Let's look back on the primary campaign — completed for Republicans, still ongoing for Democrats — and see if we can identify what Sherlock Holmes referred to as dogs that didn't bark.
For what's unusual about this campaign is not only that unexpected things happened — improbable candidates Donald Trump and Bernie Sanders getting more than 40 percent of their parties' popular votes — but that things everyone has come to expect did not.
One clear example is the declining salience of the abortion issue. For a quarter-century this has been a litmus test for both parties' presidential nominations: Republicans wouldn't seriously consider pro-choice candidates; Democrats wouldn't seriously consider pro-lifers.
Much less has been heard about it this year. Donald Trump's conversion to pro-life got perfunctory mention, but clearly didn't sway many voters. Neither did Hillary Clinton's pro-choice fealty.
Why? The issue seems to be settled, in a way most voters find tolerable. Abortion is not going to be criminalized, but it is increasingly stigmatized. The abortion rate peaked in 1980, and the absolute number of abortions has been declining since 1990.
Abortions, like divorces and extramarital births, are rare among upscale Americans; they've become a mostly downscale phenomenon. Abortion clinics are closing, due to lack of demand as well as restrictive state laws. The procedure is disfavored in medical schools, where about half their students are women.
"Choice" — the brilliant euphemism for abortion — is not rallying voters to Clinton like her strategists had hoped. For women of a certain age, the abortion issue is a proxy for other choices they have made that run contrary to how they were brought up.
These women have been giving Clinton big margins over Sanders. But younger women, raised to assume they should work outside the home, have voted heavily for Sanders. It's not clear they'll rally to the polls for Clinton in November.
If women have not been united among Democrats, evangelical Protestants have not been united among Republicans. Mike Huckabee and Rick Santorum, big winners among evangelicals in 2008 and 2012, had almost no support, even in Iowa, which they both won. Evangelicals voted in large numbers for Trump as well as Ted Cruz and Marco Rubio.
One reason is the vast change of opinion on same-sex marriage, now supported by about one-third of Republicans and clear majorities of all voters. Religious conservatives dismayed by this may simply be turning away from politics or voting on other issues. You didn't hear candidates boasting they were the strongest gay-marriage opponents.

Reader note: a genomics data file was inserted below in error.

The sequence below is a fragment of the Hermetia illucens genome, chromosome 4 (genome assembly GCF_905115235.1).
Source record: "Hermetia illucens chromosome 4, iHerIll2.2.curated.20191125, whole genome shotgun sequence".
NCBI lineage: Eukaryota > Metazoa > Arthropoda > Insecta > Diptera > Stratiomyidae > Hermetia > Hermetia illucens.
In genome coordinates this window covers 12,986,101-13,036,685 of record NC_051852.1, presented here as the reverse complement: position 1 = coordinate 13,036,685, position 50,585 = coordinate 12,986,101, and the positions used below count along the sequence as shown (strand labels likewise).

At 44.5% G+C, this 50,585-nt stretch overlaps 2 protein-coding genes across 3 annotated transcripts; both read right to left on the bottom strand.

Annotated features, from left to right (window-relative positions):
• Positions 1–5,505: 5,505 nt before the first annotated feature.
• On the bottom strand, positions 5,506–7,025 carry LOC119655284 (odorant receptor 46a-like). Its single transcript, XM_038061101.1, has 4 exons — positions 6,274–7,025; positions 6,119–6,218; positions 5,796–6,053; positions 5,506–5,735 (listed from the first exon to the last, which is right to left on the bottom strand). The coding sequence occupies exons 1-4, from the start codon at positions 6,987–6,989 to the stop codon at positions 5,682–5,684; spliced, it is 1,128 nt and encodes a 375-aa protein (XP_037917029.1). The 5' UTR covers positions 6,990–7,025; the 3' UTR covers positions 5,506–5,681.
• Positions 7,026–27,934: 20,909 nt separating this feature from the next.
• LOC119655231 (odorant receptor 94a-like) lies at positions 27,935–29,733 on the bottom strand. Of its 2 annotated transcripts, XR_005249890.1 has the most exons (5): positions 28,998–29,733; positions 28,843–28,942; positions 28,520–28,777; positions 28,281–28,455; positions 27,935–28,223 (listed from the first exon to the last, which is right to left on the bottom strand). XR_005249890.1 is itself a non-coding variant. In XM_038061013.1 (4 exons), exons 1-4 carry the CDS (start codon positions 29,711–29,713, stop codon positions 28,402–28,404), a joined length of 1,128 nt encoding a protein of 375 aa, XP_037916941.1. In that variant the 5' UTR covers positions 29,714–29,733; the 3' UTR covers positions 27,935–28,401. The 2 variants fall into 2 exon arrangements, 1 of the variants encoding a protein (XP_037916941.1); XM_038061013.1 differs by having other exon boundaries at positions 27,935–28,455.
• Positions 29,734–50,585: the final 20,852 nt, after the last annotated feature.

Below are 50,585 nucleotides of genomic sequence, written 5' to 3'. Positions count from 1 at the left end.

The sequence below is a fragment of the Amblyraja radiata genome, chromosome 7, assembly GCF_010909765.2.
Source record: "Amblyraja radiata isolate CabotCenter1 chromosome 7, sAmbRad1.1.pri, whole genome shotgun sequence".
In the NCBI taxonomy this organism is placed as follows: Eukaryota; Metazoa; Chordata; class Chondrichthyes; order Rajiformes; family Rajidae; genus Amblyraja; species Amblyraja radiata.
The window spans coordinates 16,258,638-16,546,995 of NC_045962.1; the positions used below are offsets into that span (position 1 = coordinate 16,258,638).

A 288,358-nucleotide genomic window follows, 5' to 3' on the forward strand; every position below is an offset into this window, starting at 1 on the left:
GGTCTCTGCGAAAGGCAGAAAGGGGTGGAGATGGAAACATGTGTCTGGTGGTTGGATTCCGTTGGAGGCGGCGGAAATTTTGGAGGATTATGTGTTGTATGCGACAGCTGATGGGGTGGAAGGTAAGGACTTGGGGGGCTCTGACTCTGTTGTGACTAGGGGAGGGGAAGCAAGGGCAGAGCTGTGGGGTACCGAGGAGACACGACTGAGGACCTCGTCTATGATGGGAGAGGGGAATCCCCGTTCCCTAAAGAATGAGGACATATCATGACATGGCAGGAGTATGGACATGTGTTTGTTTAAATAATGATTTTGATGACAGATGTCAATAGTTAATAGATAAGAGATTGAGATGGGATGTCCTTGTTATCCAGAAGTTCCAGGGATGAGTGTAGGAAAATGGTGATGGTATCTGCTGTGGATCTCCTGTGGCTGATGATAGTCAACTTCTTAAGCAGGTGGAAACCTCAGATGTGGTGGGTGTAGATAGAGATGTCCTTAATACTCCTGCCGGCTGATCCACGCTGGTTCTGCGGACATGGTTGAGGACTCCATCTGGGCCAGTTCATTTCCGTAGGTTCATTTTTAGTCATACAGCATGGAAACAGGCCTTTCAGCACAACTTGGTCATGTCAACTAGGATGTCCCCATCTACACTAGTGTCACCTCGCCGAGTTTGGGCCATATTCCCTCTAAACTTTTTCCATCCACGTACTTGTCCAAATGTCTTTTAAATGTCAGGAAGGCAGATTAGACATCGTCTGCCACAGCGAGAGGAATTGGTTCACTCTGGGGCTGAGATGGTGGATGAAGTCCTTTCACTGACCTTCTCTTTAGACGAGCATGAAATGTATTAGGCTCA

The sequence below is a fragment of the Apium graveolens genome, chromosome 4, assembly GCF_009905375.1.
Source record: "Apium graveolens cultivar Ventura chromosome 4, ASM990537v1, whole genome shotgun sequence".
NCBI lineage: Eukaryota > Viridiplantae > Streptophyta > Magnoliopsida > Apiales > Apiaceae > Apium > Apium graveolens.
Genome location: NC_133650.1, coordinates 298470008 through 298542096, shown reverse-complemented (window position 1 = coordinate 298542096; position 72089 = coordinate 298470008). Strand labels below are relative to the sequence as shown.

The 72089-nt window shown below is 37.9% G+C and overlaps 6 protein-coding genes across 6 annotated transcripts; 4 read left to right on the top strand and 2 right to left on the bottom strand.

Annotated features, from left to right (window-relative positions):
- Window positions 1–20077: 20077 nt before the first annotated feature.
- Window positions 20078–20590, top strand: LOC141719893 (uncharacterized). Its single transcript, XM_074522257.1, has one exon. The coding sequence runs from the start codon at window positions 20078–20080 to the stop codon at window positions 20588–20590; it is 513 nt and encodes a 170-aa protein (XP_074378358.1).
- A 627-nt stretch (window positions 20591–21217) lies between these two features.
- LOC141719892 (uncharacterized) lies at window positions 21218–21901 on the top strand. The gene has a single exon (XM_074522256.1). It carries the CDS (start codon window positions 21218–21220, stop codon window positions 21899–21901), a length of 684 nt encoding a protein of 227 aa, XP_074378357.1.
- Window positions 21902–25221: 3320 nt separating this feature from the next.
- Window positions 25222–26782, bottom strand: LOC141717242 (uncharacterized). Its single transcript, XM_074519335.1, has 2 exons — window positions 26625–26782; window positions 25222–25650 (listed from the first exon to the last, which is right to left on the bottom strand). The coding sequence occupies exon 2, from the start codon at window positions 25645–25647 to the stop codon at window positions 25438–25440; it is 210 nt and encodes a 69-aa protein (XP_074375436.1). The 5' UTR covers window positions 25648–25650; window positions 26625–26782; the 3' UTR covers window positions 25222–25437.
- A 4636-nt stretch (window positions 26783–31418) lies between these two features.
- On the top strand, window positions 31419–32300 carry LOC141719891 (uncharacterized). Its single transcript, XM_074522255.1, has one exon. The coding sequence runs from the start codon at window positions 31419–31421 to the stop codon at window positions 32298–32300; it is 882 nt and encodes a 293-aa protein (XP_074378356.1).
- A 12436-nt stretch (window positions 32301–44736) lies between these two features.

Also largely missing from this year's campaign have been foreign policy appeals, which have prevailed in the past. Sanders berates Clinton for her 2002 vote authorizing military action in Iraq, but with less effect than Barack Obama had in 2008. Trump accuses the last Republican president of lying us into war and wins the party's nomination nonetheless.
You heard some Republican candidates vow to vanquish the Islamic State terrorists in Iraq and Syria, but none proposed anything like the massive military efforts launched in 1991 and 2003, much less "nation building."
Nor has there been much talk from the three remaining candidates about honoring the nation's commitments to NATO or our Asian allies. What you have heard from all three is a repudiation of free-trade policies followed by administrations of both parties since the 1930s.
From all three you've heard moaning about today's economy — and total unawareness that policies they oppose have over the last 70 years built a world of increasing prosperity and growing freedom.
Trump talks vaguely of "making America great again," a backward-looking slogan that invites voters to imagine some time when everything worked. But a trade war doubling all prices at Wal-Mart isn't going to get us there.
Clinton has allowed Sanders to push her left on the Pacific trade agreement, the Keystone XL pipeline and Social Security: She now wants to increase already undeliverable benefits. As for promises of free college and health care, the experience of the last 30 years shows that pumping government money into these sectors only makes them more expensive.
A case can be made that old issues have become stale: No reason for the old dogs to bark anymore. But they've been replaced by a different kind of barking or braying — angry rhetoric, nostalgia for imagined pasts and litanies of laughably unrealistic policies. That's not a step forward for America or the world.
Michael Barone is senior political analyst for the Washington Examiner, resident fellow at American Enterprise Institute and longtime co-author of The Almanac of American Politics.